Pictured above: The Jewish salutation meaning "Peace"
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When asked if US personnel would ever open fire on immigrants, if they force their way through, Homeland Security's Kirstjen Nielsen:
"We do not have any intention right now to shoot at people. They will be apprehended, however," she said.
Defense Secretary Jim Mattis told reporters the military had begun deploying countermeasures to the border to block the caravan
On Saturday the Mexican government offered temporary residency and work permits to migrants who agreed to stay in southern states.
ARUA, Uganda — President Trump is vowing to send the military to stop migrants trudging from Central America. Europe’s leaders are paying African nations to block migrants from crossing the Mediterranean — and detaining the ones who make it in filthy, overcrowded camps.
But Solomon Osakan has a very different approach in this era of rising xenophobia. From his uncluttered desk in northwest Uganda, he manages one of the largest concentrations of refugees anywhere in the world: more than 400,000 people scattered across his rural district.
He explained what he does with them: Refugees are allotted some land — enough to build a little house, do a little farming and “be self-sufficient,” said Mr. Osakan, a Ugandan civil servant. Here, he added, the refugees live in settlements, not camps — with no barbed wire, and no guards in sight.
Read the complete article here
Freedom of Speech and the Right to Bear Arms
Blue light washed over Pittsburgh last night, as buildings lit up in tribute to those who were killed on Saturday.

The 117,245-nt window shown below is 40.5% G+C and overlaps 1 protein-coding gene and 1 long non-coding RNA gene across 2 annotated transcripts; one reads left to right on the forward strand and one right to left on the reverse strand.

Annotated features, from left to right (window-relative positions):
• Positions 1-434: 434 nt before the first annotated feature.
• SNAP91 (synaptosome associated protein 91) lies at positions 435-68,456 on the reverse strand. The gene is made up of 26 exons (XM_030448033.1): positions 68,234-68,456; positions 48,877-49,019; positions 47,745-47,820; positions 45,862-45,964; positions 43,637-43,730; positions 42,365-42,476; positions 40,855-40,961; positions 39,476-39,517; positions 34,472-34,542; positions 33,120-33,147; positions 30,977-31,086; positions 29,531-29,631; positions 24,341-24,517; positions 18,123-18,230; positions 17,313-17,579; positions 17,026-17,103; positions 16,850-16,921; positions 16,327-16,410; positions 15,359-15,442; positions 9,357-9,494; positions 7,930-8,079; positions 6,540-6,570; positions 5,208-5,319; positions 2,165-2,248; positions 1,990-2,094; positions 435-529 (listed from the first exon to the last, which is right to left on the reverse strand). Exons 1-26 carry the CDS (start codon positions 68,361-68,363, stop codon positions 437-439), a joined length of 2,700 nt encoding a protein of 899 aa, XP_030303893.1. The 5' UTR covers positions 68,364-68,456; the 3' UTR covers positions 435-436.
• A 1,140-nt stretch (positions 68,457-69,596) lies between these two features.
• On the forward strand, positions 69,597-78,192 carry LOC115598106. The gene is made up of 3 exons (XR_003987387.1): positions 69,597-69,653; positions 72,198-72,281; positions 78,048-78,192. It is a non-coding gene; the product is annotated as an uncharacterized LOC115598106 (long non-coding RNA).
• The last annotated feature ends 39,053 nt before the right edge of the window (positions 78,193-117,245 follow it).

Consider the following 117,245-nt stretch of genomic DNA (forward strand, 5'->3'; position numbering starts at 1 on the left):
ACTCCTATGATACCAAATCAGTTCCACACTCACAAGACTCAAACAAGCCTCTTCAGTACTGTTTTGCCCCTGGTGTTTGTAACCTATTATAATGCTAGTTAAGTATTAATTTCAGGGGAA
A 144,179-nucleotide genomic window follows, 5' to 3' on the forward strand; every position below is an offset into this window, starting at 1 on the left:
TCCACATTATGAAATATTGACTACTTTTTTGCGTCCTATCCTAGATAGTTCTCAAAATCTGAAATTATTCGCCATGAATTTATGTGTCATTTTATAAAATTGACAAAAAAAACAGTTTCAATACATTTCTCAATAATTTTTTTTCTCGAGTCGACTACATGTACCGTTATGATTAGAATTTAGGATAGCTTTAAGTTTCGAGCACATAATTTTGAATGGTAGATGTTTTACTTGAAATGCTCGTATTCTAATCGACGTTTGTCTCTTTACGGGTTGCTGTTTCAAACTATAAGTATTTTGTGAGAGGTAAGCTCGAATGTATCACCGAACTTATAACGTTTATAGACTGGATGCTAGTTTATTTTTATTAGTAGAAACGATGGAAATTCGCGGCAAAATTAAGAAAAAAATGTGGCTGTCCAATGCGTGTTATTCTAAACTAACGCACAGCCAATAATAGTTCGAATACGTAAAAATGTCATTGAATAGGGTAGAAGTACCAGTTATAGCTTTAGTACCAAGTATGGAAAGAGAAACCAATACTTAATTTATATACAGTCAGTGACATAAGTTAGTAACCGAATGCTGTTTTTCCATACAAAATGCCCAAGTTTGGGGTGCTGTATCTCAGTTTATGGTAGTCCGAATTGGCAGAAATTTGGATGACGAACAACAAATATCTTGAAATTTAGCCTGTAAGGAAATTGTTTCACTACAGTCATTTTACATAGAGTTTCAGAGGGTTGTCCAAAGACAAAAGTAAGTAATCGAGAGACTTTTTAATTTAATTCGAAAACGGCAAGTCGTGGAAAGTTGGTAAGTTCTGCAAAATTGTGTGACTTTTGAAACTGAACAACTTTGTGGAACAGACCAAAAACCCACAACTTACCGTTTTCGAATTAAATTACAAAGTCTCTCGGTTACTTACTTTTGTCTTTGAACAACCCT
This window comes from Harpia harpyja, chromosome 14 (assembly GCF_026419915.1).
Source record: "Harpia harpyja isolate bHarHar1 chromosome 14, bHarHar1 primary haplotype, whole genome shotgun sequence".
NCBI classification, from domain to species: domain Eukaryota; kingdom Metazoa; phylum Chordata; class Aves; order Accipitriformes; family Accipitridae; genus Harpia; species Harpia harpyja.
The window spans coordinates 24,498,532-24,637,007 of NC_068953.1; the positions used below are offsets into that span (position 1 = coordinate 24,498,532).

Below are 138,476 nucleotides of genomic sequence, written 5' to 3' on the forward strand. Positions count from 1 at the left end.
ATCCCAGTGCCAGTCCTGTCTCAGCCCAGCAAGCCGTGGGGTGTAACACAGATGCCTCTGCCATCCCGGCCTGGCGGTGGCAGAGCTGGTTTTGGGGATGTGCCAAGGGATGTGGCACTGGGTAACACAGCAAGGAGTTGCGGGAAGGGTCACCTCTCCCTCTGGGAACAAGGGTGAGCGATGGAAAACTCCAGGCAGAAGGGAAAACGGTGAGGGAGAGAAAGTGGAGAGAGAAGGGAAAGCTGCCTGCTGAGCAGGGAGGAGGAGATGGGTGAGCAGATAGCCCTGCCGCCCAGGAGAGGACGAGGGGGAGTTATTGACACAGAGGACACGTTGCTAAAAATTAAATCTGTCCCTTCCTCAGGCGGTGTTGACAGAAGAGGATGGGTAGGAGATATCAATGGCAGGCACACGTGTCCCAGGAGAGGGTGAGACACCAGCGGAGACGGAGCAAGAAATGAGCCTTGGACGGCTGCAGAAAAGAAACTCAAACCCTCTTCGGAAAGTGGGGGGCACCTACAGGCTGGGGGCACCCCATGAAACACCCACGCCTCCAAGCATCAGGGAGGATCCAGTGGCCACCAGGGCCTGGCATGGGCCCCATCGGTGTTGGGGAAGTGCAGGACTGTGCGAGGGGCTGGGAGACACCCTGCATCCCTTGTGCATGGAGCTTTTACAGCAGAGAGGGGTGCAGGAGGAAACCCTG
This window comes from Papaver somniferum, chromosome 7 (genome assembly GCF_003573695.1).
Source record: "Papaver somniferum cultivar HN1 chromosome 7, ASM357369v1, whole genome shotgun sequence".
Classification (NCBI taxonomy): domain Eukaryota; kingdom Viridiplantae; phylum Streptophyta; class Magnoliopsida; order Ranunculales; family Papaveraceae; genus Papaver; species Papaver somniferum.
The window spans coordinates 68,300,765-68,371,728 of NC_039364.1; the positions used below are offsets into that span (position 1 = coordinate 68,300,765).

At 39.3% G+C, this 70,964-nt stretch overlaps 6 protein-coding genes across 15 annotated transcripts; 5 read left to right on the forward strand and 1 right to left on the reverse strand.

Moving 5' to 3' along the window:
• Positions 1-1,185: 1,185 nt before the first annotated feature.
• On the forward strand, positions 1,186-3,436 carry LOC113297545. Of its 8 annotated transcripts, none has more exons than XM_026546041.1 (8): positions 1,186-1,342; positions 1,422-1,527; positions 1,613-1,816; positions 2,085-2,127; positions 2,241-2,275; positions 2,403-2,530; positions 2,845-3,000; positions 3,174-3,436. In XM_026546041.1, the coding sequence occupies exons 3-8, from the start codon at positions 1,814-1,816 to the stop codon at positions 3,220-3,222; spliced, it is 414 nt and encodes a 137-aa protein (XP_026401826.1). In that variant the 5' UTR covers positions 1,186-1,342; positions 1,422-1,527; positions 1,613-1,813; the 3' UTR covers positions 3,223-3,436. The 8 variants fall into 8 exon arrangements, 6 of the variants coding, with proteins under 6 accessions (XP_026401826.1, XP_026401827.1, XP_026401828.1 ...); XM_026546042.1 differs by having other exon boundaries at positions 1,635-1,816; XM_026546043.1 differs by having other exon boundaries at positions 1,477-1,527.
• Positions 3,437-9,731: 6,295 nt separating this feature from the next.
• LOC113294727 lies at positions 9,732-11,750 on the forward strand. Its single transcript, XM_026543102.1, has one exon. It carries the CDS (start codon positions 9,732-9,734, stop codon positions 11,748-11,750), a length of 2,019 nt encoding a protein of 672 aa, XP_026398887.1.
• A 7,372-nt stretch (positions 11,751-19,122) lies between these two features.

In an open letter to President Trump Sunday, a group of Pittsburgh Jewish leaders told Trump that his words and policies over the past three years "have emboldened a growing white nationalist movement," and that he is not welcome until he "fully (denounces) white nationalism."
White House press secretary Sarah Sanders that the President will go to Pittsburgh to show his support.
Several Pittsburgh leaders have said they won't appear with the President, as they focus on their community. And some national leaders have declined White House invitations to visit.
Here's who we won't see during today's visit:
- The Pittsburgh mayor: A spokesman said that Pittsburgh mayor Bill Peduto will not appear with President Trump during the first family’s visit today. “Mayor Peduto’s sole focus today is on the funerals and supporting the families," communications director Tim McNulty told CNN.
- The Pittsburgh county executive: Rich Fitzgerald tells CNN he will not be meeting with the President on Tuesday. “I will not be meeting with the President. If the President wishes to come next week, or the next, that’s something we can look at," he told CNN.
- Pennsylvania's senators: An aide for GOP Sen. Pat Toomey said the senator has a "previous commitment" and declined an invite from the White House. Democrats Sen. Bob Casey was not invited on the trip, his office said.
- Congressional leaders: Senate Majority Leader McConnell, House Speaker Ryan, Senate Minority Schumer, and House Minority Leader Pelosi were all invited by the White House to visit Pittsburgh in the wake of this weekend’s shooting, according to two congressional sources familiar with the discussions. All four declined the White House’s invitation.
Editor's note: Tree of Life synagogue rabbi says Trump is welcome.
This just in:
Suburban women break for Democrats on gun control - read article
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